With the release of new pre-beta snapshots of Opera 12 in 32 and 64 bit flavors, Norwegian browser maker went ahead and published the final build of Opera 11.62 as well.
In addition to 5 security related fixes, the following version also includes a handful of user interface and mail related fixes.
Although it’s not exciting as the final build of Opera 12, which we hope to see sooner than later, with the finished development of Opera 11.62, it’s likely that Opera Software will now focus solely on the v12 build and that’s the good news.
Brings out of process plugins to the masses.
Good news everyone, it looks like from now on, Opera will be publishing both 64 and 32 bit builds of their desktop web browser.
According to the blog post, the latest Opera 12 pre-beta build includes a support for HTML5 drag and drop, CSS3 animations and most importantly, the 64 bit build of Opera 12 has everyone’s requested feature: the out of process plugins.
Can’t beat Opera or Firefox Mobile.
Continuing the development of Internet Explorer 10 for the Windows Phone 8, (which is set to be a very different game) Microsoft’s web browsers has popped up in the recent HTML5 test results and as of now, they are not that impressive.
For one day only.
Just after Microsoft’s post about the inaccurate market share reports from StatCounter, the company behind one of the most popular monitoring sites has published a report of their own.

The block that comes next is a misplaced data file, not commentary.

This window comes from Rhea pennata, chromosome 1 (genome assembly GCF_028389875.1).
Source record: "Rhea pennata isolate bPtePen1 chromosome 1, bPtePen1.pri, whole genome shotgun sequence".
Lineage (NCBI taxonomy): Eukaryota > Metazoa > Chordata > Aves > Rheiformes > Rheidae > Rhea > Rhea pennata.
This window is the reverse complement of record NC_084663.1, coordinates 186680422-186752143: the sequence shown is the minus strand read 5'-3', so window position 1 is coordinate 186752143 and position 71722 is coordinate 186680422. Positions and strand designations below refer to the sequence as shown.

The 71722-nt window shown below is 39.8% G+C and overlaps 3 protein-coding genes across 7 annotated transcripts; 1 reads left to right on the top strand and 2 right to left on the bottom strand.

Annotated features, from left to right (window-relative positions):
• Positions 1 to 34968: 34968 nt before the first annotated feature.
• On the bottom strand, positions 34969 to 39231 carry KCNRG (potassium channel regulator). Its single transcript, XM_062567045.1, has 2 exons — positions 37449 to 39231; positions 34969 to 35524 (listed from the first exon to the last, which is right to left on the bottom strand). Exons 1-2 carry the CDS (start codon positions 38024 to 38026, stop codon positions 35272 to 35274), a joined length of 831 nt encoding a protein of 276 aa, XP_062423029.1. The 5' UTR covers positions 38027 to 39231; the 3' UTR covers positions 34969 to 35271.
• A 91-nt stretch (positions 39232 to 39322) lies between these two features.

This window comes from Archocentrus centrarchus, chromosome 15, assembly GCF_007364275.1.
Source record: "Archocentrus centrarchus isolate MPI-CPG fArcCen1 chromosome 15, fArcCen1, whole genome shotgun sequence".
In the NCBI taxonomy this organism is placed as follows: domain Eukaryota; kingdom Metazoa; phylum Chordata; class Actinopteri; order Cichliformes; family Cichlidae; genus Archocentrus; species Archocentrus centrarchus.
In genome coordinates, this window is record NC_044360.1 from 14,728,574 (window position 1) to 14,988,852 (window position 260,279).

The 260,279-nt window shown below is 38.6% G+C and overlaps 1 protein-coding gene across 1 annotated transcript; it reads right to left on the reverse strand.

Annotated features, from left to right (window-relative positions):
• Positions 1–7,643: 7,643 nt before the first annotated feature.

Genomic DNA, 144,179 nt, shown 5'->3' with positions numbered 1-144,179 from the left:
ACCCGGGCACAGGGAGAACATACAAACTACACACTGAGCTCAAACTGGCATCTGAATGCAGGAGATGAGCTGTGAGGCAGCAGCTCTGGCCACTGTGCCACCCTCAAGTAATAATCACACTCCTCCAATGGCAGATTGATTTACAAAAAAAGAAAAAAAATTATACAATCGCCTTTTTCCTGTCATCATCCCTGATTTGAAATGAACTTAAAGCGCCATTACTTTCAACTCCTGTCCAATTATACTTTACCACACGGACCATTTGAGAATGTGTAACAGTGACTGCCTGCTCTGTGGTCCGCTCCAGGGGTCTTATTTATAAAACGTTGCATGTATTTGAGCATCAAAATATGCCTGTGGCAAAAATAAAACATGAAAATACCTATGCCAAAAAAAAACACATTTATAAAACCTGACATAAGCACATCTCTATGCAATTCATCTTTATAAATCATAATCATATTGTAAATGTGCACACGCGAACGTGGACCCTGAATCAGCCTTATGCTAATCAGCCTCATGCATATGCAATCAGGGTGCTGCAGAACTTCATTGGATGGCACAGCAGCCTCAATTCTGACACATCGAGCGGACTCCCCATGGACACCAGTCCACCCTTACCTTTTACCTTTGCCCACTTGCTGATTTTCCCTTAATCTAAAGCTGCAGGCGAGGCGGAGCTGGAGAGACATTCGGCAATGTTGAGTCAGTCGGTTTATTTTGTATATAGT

However, it has nothing to do with the HitsLink vs. StatCounter, in fact what they did is revealed that Microsoft’s Internet Explorer has been overtaken by Google Chrome for the first time in history on Sunday 18 March.
New Aurora build is here.
Recently, Mozilla has pushed the second Alpha build of Firefox 13 to its Aurora channel for you to play with.
So what’s new? There are a couple of neat new features that will definitely improve your experience. For example, the Awesome Bar will now auto completes typed URLs and in addition to that, a Speed Dial has been finally incorporated, which draws from Opera and Google Chrome.
Thanks to the recent security settings bypass by Google (and probably other companies), United States FTC (Federal Trade Commission) and Europe’s CNIL (Commission Nationale de l’informatique et des Libertés), will investigate whether or not Google violated the privacy of its users.
Surely Chrome will drop H.264. Let’s just wait.
Although Google has announced plans to phase out the support for H.264 on its Chrome web browser, those are still just plans.
Even though the final Firefox 11 build was supposed to be delayed due to the security flaw, which was discovered during the Pwn2Own content, it looks like Mozilla went ahead and fixed everything just in time.
However, it looks like the Firefox devs will have to start buying cakes of their own as Microsoft halted the tradition, thanks to the faster development cycles.
So what’s new in Firefox 11?